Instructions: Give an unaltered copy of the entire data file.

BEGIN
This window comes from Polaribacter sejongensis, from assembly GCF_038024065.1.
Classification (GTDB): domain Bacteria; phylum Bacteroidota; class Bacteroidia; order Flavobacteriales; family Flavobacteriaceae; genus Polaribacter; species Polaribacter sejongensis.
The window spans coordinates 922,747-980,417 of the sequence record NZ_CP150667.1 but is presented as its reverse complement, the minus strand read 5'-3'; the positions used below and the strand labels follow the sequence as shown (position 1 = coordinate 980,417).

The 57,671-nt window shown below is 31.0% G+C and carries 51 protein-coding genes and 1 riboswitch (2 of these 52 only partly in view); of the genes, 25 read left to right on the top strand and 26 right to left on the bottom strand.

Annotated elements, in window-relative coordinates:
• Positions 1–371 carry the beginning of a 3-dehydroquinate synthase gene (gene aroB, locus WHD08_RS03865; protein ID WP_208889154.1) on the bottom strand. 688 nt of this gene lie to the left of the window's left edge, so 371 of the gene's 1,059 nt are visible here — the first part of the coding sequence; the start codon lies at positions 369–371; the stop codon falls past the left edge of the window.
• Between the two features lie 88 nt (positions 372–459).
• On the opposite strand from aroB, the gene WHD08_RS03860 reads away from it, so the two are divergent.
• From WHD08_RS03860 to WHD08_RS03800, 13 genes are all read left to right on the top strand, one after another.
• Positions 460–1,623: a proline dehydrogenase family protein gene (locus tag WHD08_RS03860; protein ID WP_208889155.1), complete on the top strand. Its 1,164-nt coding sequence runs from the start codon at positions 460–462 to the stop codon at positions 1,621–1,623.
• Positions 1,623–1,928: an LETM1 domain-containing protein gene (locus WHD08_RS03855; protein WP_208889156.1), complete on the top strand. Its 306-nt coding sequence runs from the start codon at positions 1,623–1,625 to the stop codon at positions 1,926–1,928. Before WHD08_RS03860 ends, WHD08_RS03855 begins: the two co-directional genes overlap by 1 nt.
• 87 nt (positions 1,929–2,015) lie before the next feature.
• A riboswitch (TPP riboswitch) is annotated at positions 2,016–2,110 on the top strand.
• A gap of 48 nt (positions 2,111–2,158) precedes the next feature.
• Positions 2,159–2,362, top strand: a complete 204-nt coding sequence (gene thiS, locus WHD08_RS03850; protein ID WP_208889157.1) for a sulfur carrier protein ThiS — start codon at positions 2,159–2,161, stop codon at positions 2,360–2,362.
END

This window comes from Polaribacter sejongensis, from assembly GCF_038024065.1.
Classification (GTDB): domain Bacteria; phylum Bacteroidota; class Bacteroidia; order Flavobacteriales; family Flavobacteriaceae; genus Polaribacter; species Polaribacter sejongensis.
The window spans coordinates 922,747-980,417 of the sequence record NZ_CP150667.1 but is presented as its reverse complement, the minus strand read 5'-3'; the positions used below and the strand labels follow the sequence as shown (position 1 = coordinate 980,417).

The 57,671-nt window shown below is 31.0% G+C and carries 51 protein-coding genes and 1 riboswitch (2 of these 52 only partly in view); of the genes, 25 read left to right on the top strand and 26 right to left on the bottom strand.

Annotated elements, in window-relative coordinates:
• Positions 1–371 carry the beginning of a 3-dehydroquinate synthase gene (gene aroB, locus WHD08_RS03865; protein ID WP_208889154.1) on the bottom strand. 688 nt of this gene lie to the left of the window's left edge, so 371 of the gene's 1,059 nt are visible here — the first part of the coding sequence; the start codon lies at positions 369–371; the stop codon falls past the left edge of the window.
• Between the two features lie 88 nt (positions 372–459).
• On the opposite strand from aroB, the gene WHD08_RS03860 reads away from it, so the two are divergent.
• From WHD08_RS03860 to WHD08_RS03800, 13 genes are all read left to right on the top strand, one after another.
• Positions 460–1,623: a proline dehydrogenase family protein gene (locus tag WHD08_RS03860; protein ID WP_208889155.1), complete on the top strand. Its 1,164-nt coding sequence runs from the start codon at positions 460–462 to the stop codon at positions 1,621–1,623.
• Positions 1,623–1,928: an LETM1 domain-containing protein gene (locus WHD08_RS03855; protein WP_208889156.1), complete on the top strand. Its 306-nt coding sequence runs from the start codon at positions 1,623–1,625 to the stop codon at positions 1,926–1,928. Before WHD08_RS03860 ends, WHD08_RS03855 begins: the two co-directional genes overlap by 1 nt.
• 87 nt (positions 1,929–2,015) lie before the next feature.
• A riboswitch (TPP riboswitch) is annotated at positions 2,016–2,110 on the top strand.
• A gap of 48 nt (positions 2,111–2,158) precedes the next feature.
• Positions 2,159–2,362, top strand: a complete 204-nt coding sequence (gene thiS, locus WHD08_RS03850; protein ID WP_208889157.1) for a sulfur carrier protein ThiS — start codon at positions 2,159–2,161, stop codon at positions 2,360–2,362.